In Chile, at three thousand metres altitude, astronomers from all over the world gather together in the Atacama desert to observe the stars. The desert sky is so translucent that it allows them to see right to the boundaries of the universe. It is also a place where the harsh heat of the sun keeps human remains intact: those of the mummies, explorers and miners. But also the remains of the dictatorship’s political prisoners. Whilst the astronomers examine the most distant galaxies in search of probable extraterrestrial life, at the foot of the observatories a group of women are digging through the desert soil in search of their disappeared relatives…
Patricio Guzmán is born in 1941 in Santiago, Chile. He attends the Official Cinematography School in Madrid, where he dedicates his studies to documentary film. His films are regularly selected and awarded prizes at international festivals. In 1973 he films “The Battle of Chile”, a 5-hour documentary on the end of Allende’s government. The magazine CINEASTE nominates it as “one of the ten best political films in the world”. After the military coup, Guzmán is threatened to be executed and spends two weeks arrested inside the national stadium, unable to communicate his whereabouts to anyone. He leaves the country in November 1973. He lives in Cuba, Spain and then France, where he makes “In the Name of God” (Grand Prize, Festival of Popoli, 1987), “The Southern Cross” (Grand Prize, Festival Vue Sur les Docs, Marseille, 1992), “Chile, Obstinate Memory” (Grand Prize Festival of Tel Aviv, 1999), “The Pinochet Case” (International Critic’s Week, Cannes, 2002), and “Salvador Allende” (Official… read more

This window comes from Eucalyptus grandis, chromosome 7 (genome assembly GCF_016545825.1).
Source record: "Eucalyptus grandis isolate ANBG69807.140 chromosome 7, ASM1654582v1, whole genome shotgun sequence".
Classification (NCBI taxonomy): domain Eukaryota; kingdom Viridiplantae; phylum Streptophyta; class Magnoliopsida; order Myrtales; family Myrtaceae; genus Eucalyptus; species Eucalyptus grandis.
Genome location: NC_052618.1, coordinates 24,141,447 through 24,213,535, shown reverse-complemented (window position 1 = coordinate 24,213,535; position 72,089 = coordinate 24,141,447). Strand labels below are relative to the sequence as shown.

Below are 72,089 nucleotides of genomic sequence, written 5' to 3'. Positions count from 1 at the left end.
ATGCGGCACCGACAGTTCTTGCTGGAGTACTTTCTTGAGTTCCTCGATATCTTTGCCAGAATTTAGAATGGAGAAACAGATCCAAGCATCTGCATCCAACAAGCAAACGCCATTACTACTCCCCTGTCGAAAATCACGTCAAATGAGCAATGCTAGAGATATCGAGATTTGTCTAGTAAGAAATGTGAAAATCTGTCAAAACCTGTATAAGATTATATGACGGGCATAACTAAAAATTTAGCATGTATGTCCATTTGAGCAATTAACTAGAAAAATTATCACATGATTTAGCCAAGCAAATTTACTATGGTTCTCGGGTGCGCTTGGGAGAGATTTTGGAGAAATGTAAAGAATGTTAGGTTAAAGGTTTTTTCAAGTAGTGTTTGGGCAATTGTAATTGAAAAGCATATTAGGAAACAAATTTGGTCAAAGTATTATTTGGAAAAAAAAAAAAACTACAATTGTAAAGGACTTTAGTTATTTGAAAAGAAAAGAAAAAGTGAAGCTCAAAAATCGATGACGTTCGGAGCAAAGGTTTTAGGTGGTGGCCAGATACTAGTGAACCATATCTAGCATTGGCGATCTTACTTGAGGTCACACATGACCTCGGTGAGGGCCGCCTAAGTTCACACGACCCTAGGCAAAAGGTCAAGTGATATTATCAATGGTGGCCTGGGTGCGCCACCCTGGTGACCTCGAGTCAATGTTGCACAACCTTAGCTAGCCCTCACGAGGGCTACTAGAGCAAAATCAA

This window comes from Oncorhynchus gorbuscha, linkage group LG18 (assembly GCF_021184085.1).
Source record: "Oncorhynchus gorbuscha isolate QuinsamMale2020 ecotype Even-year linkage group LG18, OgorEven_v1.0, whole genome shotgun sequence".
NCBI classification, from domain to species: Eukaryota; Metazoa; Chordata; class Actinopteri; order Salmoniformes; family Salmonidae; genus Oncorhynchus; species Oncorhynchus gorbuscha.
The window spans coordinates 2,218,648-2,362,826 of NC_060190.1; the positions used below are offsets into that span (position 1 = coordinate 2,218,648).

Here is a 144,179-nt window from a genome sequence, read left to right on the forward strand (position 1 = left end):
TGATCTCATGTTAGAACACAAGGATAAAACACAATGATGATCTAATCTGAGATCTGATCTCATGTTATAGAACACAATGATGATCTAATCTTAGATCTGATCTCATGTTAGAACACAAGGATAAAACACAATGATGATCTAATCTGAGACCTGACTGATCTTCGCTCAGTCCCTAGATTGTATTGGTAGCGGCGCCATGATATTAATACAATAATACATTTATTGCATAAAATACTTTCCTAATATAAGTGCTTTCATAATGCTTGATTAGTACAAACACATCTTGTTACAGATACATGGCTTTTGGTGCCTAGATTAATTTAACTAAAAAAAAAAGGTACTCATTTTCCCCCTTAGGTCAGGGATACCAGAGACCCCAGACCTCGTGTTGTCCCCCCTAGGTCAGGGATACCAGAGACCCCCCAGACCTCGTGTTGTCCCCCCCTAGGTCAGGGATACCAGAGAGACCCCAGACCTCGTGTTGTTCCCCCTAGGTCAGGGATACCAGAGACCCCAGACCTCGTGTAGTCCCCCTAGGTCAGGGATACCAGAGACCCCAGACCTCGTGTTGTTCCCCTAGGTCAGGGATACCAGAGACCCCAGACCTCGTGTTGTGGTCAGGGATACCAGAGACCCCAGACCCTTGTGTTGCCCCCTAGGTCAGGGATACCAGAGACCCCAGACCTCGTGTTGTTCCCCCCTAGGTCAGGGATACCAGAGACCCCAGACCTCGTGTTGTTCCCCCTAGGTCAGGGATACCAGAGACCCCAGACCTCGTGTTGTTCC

we set out with hope, and return with our heads hanging. they took him away whole, i don't want just a piece of him.
NFTL uses metaphor more skillfully, complexly, beautifully, than any other film I can recall.
Patricio Guzman has the born documentarist's eye for making familiar things seem uncanny and revelatory simply by how he films them. The star-footage is ravishingly beautiful, and poetically linked to the determined memory-work of honoring the Chilean people tortured and killed by the bastard Pinochet. A film that is finally life-affirming even in the midst of sorrow.
Moving Image Source’s “Moments of 2011,” Reverse Shot‘s top ten, the NYT’s awards season package and, of course, more.
Producers Guild nominations, two controversial docs in Italy and more films in theaters Stateside.
Tonight sees the largest full moon in 18 years. Take a look at a shot of our natural satellite taken from the Atacama Desert in Chile. Damon
Patricio Guzmán was born in 1941 in Santiago de Chile. He studied at the Official Film School in Madrid where he specialized in documentary
Just five titles in today's entry in a series of roundups wrapping Toronto (as opposed to the 30+ in yesterday's Contemporary World Cinema
"There's much to celebrate and highlight as Wavelengths reaches its decade of existence." That's Andréa Picard, film programmer for TIFF
There are more reviews and interviews still to come, but the coverage-of-the-coverage phase wraps up right here with a last round on films
Patricio Guzman s’est fait connaître en consacrant sa carrière à réaliser des documentaires sur le Chili et plus particulièrement sur la dictature sous Pinochet ou sur Salvador Allende. Nostalgie de… read review